You know all of those self-help books and cutesy blog posts that say you should do shit that scares you in order to, idk, be a better person? Yeah, I generally don’t follow that advice.
When you’re an entrepreneur, though, everyday existence is kind of like being on a merry-go-round.
When I was a kid, I did not like merry-go-rounds.
Entrepreneurship, though, I like, so I've learned to roll with it. If I’ve developed any ethos (at all) about entrepreneurship in the year since “pre-launching” Bluestockings and in the four months since opening, it’s that staying afloat is about learning to acclimate to a constant state of uncertainty.
But, as in life, some times are more uncertain than others. Like this month. Over the last few weeks, I’ve done some things that scared me a lot. So I thought I’d share them with you.
In no particular order, I…
Launched my FIRST EVER E-Course
Anyone who regularly follows me on Twitter knows that I have intermittently been announcing eBooks… partly in an effort to hold myself accountable to actually launching them. (Which obviously did not happen.) But last week, I did a webinar with Mariah Coz of Femtrepreneur and it completely revolutionized how I thought about the projects that were turning over in my head.
Within a few hours of the webinar, I revised one of the eBooks/potential consulting pitches into an E-Course, wrote the product description, outlined four weeks’ worth of material, made a pretty cover for it, and put it up for pre-order. It’s a course for other small businesses, retailers, and designers, both in and out of the lingerie industry, on how to reach the LGBTQ community.
Implementation is one of my strengths, but it doesn't mean that fear isn't very, very present. What if no one signs up? What if they do sign up, and the course is a flop? Fear abounds, but the only way to not live in fear is to actually do shit.
Started Planning My Second Business
The idea for my second business hit me like a lightning bolt a few weeks ago. I was not planning to start a second business anytime in the next two years (umm: Bluestockings has been open for four months).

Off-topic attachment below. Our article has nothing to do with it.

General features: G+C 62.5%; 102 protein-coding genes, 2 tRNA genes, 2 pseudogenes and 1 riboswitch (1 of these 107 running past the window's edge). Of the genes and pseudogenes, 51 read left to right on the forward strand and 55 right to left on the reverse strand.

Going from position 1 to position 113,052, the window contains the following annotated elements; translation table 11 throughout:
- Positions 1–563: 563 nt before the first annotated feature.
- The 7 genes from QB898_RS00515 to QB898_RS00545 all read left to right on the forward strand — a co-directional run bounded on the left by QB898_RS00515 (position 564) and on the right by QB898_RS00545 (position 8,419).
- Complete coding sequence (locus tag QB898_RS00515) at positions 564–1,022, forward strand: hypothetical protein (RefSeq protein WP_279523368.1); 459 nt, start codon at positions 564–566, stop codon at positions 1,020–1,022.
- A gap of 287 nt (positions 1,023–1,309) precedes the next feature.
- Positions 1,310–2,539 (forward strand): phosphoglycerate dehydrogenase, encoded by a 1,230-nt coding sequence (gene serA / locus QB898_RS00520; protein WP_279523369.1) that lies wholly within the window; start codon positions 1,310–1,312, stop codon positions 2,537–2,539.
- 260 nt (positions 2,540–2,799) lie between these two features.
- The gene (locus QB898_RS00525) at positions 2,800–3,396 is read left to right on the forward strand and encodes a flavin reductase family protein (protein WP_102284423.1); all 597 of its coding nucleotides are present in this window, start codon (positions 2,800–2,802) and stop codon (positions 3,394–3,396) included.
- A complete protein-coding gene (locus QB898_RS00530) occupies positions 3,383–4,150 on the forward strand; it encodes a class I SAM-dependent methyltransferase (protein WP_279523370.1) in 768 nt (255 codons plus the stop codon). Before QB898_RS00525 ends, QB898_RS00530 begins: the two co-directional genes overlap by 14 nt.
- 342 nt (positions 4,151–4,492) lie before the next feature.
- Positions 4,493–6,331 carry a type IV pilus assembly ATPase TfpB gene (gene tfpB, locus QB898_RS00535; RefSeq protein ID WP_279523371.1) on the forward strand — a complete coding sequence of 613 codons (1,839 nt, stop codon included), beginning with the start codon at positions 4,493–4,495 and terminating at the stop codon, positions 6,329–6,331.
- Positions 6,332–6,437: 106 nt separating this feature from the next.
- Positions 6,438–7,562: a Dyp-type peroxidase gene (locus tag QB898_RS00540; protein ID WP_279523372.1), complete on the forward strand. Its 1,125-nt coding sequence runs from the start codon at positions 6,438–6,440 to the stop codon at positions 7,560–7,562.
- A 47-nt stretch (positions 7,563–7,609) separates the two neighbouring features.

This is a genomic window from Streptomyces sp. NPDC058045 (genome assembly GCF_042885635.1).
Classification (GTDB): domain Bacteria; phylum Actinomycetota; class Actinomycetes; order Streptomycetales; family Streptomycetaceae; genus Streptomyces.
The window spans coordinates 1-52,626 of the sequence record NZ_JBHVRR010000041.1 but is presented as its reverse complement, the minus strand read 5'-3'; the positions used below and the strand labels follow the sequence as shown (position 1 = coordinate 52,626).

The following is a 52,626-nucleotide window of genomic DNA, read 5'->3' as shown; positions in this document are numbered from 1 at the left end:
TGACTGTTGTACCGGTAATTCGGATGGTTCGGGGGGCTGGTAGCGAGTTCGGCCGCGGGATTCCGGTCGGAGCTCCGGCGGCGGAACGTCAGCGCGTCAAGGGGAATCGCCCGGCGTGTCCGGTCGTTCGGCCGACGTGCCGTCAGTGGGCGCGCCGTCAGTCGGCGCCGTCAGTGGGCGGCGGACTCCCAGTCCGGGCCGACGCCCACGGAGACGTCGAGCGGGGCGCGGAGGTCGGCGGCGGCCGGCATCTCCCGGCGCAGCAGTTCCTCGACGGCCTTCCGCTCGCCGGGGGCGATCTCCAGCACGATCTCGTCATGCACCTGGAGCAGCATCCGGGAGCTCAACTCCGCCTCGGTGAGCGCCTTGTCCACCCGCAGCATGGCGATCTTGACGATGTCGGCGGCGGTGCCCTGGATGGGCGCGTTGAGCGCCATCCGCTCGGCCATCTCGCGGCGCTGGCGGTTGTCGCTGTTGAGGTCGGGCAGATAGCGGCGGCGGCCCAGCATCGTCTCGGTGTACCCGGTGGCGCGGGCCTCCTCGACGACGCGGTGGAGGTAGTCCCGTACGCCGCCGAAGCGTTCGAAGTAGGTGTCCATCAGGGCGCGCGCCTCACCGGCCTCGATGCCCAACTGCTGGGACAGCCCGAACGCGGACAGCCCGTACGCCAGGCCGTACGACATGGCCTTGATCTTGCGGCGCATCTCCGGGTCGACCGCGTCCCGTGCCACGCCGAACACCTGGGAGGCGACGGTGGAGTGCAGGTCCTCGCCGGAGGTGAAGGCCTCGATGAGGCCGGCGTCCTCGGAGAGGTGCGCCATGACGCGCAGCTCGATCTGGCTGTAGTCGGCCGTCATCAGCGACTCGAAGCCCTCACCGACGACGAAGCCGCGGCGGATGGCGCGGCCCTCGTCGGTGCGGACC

Rather like Bluestockings, the idea grabbed me and wouldn’t let go. Unlike Bluestockings, this time around I have enough experience to be more cautious and more patient. So I set up a related blog and am going to test out the waters for a good long while before diving in. (Once you already have a business, I think that makes you a hell of a lot more cautious before starting a second one.)
Actively Set Boundaries With Social Media & Email
In an effort to be more present with my partner, with my spiritual life, etc., I have taken efforts--in some areas of my life--to put my phone down. But actively taking time off -- just off -- for self-care? … Yeah, no, that pretty much hasn’t happened since I first started taking steps to launch Bluestockings a year ago.
However, boundaries are essential for self-care and mental health, generally. A better me makes for a better Bluestockings -- even though not answering emails immediately (even on weekends) and not being on social media 24/7 is a total challenge. I've started enacting small boundaries, which mostly amounted to “less” email and social media on the weekends. I still do “some.” But “less.” Less is good.
Less is working.
Crafted an Exit Strategy
Every formulaic business plan book will tell you to craft an exit strategy (aka: how to high tail it out of your business). I, however, have a rather unconventional business plan. It’s a series of Excel spreadsheets and, more to the point, a fuckton of Trello boards. Goals and schedules, I can organize. An actual, formal business plan? I could never do it. I tried -- oh my God, did I try. Type A Capricorn academic over here, that’s me.
But I never needed the kind of funding that absolutely necessitated putting together a huge business plan, and something about the formality of the business plan, as it’s currently conceived, just rubbed me the wrong way. So I did my own version.
… which meant there are some things I invariably didn’t do. Like craft an exit strategy.
So, why did I finally craft a (several sentence) exit strategy this week? August was a super rough month, tbh. And I know I eventually want to do other things (see: e-course, second business idea). So I crafted an exit strategy.
Having a deadline for when and how I would get out if the circumstances were not optimal made me feel loads better.
I meditated for the first time this week. It wasn't nearly as scary as I thought it would be. It was really rejuvenating.
Will probably repeat the exercise this week sometime.
(I didn't look as cool as Queen B.)
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